Yet the first bringer of unwelcome news
Hath but a losing office; and his tongue
Sounds ever after as a sullen bell,
Remember'd tolling a departed friend. [ Shakespeare ]
No longer mourn for me when I am dead.
Than you shall hear the surly sullen bell
Give warning to the world that I am fled. [ William Shakespeare ]
We cannot pass our guardian angel's bound,
Resign'd or sullen, he will hear our sighs. [ Keble ]
All things that we ordained festival,
Turn from their office to black funeral;
Our instruments, to melancholy bells;
Our wedding cheer, to sad burial feast;
Our solemn hymns, to sullen dirges change:
Our bridal flowers serve for a buried corse,
And all things change them to the contrary. [ William Shakespeare ]
Although my cares do hang upon my soul
Like mines of lead, the greatness of my spirit
Shall shake the sullen weight off. [ Clapthorne ]
Night with her sullen wing to double-shade
The desert; fowls in their clay nests were couched.
And now wild beasts came forth, the woods to roam. [ Milton ]
Yes - it was love - if thoughts of tenderness.
Tried in temptation, strengthened by distress,
Unmoved by absence, firm in every clime,
And yet - oh more than all! - untired by time.
Which nor defeated hope, nor baffled wile,
Could render sullen were she near to smile,
Nor rage could fire, nor sickness fret to vent
On her one murmur of his discontent;
Which still would meet with joy, with calmness part.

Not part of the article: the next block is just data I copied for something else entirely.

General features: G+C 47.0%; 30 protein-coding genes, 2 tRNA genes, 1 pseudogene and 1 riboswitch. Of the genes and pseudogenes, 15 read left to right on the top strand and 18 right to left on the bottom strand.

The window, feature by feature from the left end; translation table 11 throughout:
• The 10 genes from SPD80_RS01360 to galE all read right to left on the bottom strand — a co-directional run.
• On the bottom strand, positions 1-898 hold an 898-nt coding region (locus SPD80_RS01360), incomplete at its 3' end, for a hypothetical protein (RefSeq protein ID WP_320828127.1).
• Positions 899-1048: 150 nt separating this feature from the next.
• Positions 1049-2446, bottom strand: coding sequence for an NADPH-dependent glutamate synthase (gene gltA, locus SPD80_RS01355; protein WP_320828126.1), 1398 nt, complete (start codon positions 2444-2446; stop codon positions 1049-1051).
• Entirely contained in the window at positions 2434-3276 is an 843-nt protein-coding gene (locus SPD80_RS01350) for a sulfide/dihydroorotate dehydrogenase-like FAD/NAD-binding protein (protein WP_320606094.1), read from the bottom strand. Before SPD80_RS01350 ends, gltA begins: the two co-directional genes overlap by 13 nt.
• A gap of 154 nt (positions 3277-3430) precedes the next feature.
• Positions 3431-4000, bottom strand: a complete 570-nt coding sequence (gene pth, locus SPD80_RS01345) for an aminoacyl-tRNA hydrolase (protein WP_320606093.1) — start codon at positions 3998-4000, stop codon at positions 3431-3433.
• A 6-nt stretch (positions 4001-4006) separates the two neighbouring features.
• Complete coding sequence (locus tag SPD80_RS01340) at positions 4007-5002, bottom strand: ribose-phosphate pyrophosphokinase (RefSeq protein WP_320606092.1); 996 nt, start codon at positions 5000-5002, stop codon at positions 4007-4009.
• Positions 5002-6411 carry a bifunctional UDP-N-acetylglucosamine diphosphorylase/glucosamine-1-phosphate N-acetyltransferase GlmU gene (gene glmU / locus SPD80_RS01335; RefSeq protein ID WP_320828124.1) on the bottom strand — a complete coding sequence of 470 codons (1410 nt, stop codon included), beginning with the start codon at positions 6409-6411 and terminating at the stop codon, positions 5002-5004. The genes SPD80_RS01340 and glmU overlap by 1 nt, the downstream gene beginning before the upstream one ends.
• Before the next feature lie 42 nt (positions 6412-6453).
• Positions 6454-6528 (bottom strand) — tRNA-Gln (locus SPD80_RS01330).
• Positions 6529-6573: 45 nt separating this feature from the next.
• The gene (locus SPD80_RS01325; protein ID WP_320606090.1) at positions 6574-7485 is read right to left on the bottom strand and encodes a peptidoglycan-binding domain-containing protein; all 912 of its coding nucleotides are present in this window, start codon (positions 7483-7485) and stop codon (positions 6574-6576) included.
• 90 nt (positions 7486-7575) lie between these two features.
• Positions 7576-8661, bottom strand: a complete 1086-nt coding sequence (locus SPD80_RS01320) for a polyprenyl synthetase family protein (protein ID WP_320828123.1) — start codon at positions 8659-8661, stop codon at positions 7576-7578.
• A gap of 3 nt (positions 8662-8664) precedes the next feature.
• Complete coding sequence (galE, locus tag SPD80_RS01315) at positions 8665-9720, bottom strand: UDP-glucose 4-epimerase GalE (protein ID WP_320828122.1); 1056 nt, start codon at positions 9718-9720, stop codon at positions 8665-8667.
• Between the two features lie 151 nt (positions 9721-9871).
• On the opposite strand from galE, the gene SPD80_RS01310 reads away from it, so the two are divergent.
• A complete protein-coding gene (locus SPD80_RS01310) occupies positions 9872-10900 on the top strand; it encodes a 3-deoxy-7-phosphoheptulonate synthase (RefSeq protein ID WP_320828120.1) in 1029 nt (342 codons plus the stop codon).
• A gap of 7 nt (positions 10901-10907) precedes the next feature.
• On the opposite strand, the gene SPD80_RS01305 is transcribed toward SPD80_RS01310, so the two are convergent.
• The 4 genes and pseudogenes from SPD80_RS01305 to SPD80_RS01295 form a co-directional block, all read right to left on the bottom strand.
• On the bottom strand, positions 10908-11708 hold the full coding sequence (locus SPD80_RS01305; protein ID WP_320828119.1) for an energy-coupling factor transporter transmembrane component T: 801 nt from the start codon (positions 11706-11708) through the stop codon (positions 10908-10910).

Lest that his look of grief should reach her heart;
Which nought removed, nor menaced to remove -
If there be love in mortals— this was love! [ Byron ]
In this sullen apathy neither true wisdom nor true happiness can be found. [ Hume ]
All that philosophy can teach is to be stubborn or sullen under misfortunes. [ Goldsmith ]
Things are sullen, and will be as they are, whatever we think them or wish them to be. [ Cudworth ]
All that the wisdom of the proud can teach is to be stubborn or sullen under misfortune. [ Goldsmith ]
With the dead there is no rivalry. In the dead there is no change. Plato is never sullen. Cervantes is never petulant. Demosthenes never comes unseasonably. Dante never stays too long. [ Macaulay ]
A jealous man is suspicious, evermore judging the worst; for if his wife be merry, he thinketh her immodest; if sober, sullen; if pleasant, unconstant; if she laugh, it is lewdly; if she look, it is lightly; yea, he is still casting beyond the moon, and watcheth as the crafty cat over the silly mouse. [ J. Bodenham ]